I Remember Harlem

by Voza Rivers

I grew up on West 132nd Street between Fifth and Lenox Avenues. My street, during the ’40s and ’50s, was a typical Harlem tenement block, consisting of the working class folks, some newly arrived from the South and the Caribbean. I learned community service from the sharing, caring, and teamwork that existed in the Colonial and Rucker Parks. I learned leadership training at the Harlem YMCA. I attended local parochial and public schools.

At age 17, my grandfather came to New York City from Jamaica. In his mid-30s, his vision began to diminish and he relied on me to read the newspapers to him daily and to be his eyes. He taught me about real estate, Harlem’s history, and its musical treasures.

As a young boy with my grandfather, I had a chance to visit historic dance halls like the Savoy, the Cotton Club, the Renaissance, Golden Gate, Rockland Palace, and Connie’s Ballroom. Not only did I visit these places, I was also reading aloud the contracts and artists’ agreements necessary for my grandfather to rent the halls and book the talent. This was my entrée into the world of entertainment.

A Life in Theater

In the early ’60s, I took a public speaking class at the local YMCA, where I met a guest speaker named Roger Furman. He was starting a new company based on the American Negro Theatre model from the ’40s, and requested volunteers. After several months of rehearsals, I decided that being an actor was not for me.

I told Roger I wanted to resign from the company. He reminded me that acting was only one part of the theatre; there were many other opportunities to be part of the company.

The next evening, he put me to work learning the box office operations. I began assisting Roger in buying props and materials, building sets, painting the stage, focusing lights, and collecting audience tickets. I eventually became the business manager and producer for the theatre.

When Roger passed away in 1983, I inherited the responsibility of running all aspects of the theatre. One of the first things I did was rename the company The Roger Furman New Heritage Theatre, in honor of my mentor. Then I began to try to expand on his dreams.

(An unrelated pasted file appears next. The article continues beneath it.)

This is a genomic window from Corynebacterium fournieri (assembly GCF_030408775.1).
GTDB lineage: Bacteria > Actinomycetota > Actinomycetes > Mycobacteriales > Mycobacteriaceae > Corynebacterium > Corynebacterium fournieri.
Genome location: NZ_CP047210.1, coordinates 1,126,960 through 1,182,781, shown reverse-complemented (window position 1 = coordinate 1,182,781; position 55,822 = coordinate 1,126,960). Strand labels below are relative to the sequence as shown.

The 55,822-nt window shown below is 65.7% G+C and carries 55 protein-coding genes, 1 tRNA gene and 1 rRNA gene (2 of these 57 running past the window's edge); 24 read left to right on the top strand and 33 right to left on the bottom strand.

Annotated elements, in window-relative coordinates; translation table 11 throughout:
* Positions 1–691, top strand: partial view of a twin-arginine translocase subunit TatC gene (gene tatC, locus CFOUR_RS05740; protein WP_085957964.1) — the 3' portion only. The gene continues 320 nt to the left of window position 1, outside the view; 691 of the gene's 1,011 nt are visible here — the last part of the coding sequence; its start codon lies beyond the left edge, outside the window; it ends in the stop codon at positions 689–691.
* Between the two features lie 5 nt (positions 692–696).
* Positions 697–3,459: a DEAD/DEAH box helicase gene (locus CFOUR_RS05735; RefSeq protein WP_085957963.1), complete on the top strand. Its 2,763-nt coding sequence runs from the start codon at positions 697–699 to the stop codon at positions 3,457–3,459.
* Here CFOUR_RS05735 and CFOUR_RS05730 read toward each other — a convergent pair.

South Africa in Harlem

In 1984, I saw the anti-apartheid play, Woza Albert! in a small theater in Greenwich Village. Mesmerized, my colleagues and I approached the producer to ask if it would be possible to bring the play to Harlem. According to him, it was not possible. I explained to him the significance of what a show like this would mean to the Harlem community and he finally capitulated, The actors had a few days left on their stay in this country, Without a pause, we mounted the play at our little theater in Harlem—three shows in three days. It was a sellout.

The actors went back to South Africa and wrote a second play, Asinamali, (Zulu for “we have no money”). He insisted the premiere be in Harlem before touring the United States. I foolishly thought that based on the success of the first South African production, it would be easy for us to produce the second play. I applied for a visa to go to South Africa to see the production, but I was denied. I had been blacklisted by the South African government because of my involvement in the previous anti-apartheid play. I had to listen to the play rehearsals over the phone—quite a feat back then.

Thanks to God, though, in 1987 after eight weeks of performances in Harlem, the play opened on Broadway produced by Harry Belafonte, Miriam Makeba, Paul Simon, and others who had seen a Harlem performance. It even won a Tony Award for Direction of a Play for Mbongeni Ngema. I learned a couple of lessons from that adventure: Number One: Never assume that because you were successful the first time, the same results are automatically guaranteed in your subsequent endeavors. Number Two: If you really want to do something, you will find a way. I wanted to produce a play that was in rehearsal, and I did.

True Love

My love affair with Harlem is ongoing—I’m still working and producing and if you asked me to paint Harlem, I’d run out of colors. If you asked me to sing Harlem, I could sing forever. If you asked me to produce plays on Harlem, I’d never run out of material. Harlem, my hometown.